The Cooking the Books Column from the December 2014 issue of the Socialist Standard
The word ‘capitalism’ is well and truly back in circulation. At one time if you used it you were taken for a Communist. Not any more. Even stand-up comedians have incorporated it into their routines. One is Liam Williams who was given a page in Time Out (October 7-13) to tell jokes about capitalism. Actually, they were largely at the expense of those who defend capitalism.
Defining capitalism as being where ‘the means of production and trade are privately owned and operated for profit’, he has somebody called Mo%^&$fucker! object
‘The only alternative is a primitive economic system involving trading with stones or shits.’
Socialists have often heard this objection as ‘so you want to go back to barter?’ No, we don’t. Socialism will involve the disappearance of money but also the disappearance of all ‘trading’, all buying and selling. As the means for producing wealth (useful things) will be commonly owned so will the wealth produced.
The question will then be, not how to sell it (how can owners sell what they own to themselves?), but how to distribute it, how to share it out. Socialism doesn’t mean going back to barter. It means going forward, now that the technology and skills exist to produce enough for all, to distribution in accordance with the principle of ‘from each their ability, to each their need.’ People co-operate to produce what they need and then have free access to it. Money becomes redundant and does need to be replaced by anything.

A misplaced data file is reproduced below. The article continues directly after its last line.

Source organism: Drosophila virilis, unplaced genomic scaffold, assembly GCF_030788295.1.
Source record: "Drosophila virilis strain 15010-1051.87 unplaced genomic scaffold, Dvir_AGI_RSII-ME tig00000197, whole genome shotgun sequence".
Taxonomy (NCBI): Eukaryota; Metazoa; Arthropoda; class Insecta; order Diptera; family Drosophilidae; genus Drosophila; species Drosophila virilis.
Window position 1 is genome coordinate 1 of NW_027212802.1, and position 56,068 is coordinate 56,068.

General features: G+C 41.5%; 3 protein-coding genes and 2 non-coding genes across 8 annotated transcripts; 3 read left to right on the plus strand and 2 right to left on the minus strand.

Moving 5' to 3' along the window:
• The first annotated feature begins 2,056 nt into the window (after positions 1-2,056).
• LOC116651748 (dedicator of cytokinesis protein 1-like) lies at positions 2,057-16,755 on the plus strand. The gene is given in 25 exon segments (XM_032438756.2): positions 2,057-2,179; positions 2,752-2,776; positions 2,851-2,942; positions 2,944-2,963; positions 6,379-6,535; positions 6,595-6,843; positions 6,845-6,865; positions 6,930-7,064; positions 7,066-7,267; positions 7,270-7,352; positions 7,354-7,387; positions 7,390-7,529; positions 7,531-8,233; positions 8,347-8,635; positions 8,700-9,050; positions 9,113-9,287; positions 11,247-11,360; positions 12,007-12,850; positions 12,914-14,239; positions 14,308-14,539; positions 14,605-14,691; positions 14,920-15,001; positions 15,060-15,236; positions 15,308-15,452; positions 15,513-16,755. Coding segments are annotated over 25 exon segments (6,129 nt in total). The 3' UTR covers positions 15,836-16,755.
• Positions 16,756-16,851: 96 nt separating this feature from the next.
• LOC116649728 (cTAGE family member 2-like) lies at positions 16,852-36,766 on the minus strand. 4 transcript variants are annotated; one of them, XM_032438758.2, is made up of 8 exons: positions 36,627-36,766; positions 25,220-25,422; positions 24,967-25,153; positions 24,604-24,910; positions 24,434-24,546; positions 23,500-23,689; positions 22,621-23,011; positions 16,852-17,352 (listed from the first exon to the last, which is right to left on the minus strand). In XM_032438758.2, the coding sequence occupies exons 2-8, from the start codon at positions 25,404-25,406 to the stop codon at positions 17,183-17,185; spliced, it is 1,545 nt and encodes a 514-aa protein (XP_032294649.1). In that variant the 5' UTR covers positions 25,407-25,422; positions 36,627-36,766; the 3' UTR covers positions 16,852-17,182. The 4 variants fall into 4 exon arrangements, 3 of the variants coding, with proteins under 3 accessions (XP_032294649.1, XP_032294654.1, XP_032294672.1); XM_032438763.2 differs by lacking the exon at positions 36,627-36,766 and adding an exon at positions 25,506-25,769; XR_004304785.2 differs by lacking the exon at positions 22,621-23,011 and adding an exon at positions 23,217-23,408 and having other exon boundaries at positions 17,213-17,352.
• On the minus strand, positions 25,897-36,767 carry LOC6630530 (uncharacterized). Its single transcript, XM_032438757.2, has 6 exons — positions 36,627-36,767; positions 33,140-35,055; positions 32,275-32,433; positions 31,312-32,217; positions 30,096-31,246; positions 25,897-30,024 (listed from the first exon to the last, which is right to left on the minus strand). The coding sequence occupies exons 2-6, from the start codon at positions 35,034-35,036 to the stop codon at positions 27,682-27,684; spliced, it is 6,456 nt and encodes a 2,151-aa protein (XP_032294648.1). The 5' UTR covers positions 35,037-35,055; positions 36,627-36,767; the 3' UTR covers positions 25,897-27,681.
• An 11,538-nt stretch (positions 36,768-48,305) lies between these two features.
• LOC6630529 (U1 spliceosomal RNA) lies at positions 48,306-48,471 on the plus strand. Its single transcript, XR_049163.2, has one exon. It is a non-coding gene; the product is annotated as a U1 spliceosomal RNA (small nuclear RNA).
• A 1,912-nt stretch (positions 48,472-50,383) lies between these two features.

Williams then deals with a more subtle defence of capitalism:
‘Capitalism is now the dominant economic model. It’s actually a product of nature, like maths and human song.’
This is the familiar ‘human nature’ objection to socialism. If socialism is unnatural, then capitalism is natural. Actually, capitalism is neither natural nor eternal. It has not always existed but is a product of social and historical evolution. It came into being, in western Europe, in the course of the 15th to 16th century when countries began producing for sale on an outside market that none of them were able to dominate or control but, on the contrary, had to adapt to in order to survive economically. This set in motion a process which led to one group of people (a small minority) acquiring money seeking profitable investment and another group (the vast majority) of landless people seeking to sell their ability to work to get money to buy what they needed to survive.
Capitalism has now spread all over the world. It is still a system of production by workers employed for a wage or salary by those who own means of production and working to produce wealth for sale with a view to their profit.
He mentions Thomas Piketty’s book Capital in the Twenty-First Century which, he says, ‘shows how the gap between rich and poor is widening dangerously’ and adds ‘but even he thinks outright anti-capitalism is nonsense’. He goes on:
‘Most figures of political and intellectual influence agree that his proposals (including a global confiscation tax on the absurdly rich) are unfeasibly idealistic.’
It is not clear whether or not this is another joke at the expense of defenders of capitalism. In any event, it is true that Piketty’s proposals are ‘unfeasible’ as capitalism can’t be reformed to stop the rich getting richer. That’s a by-product of the accumulation of capital out of profits which is what capitalism is all about.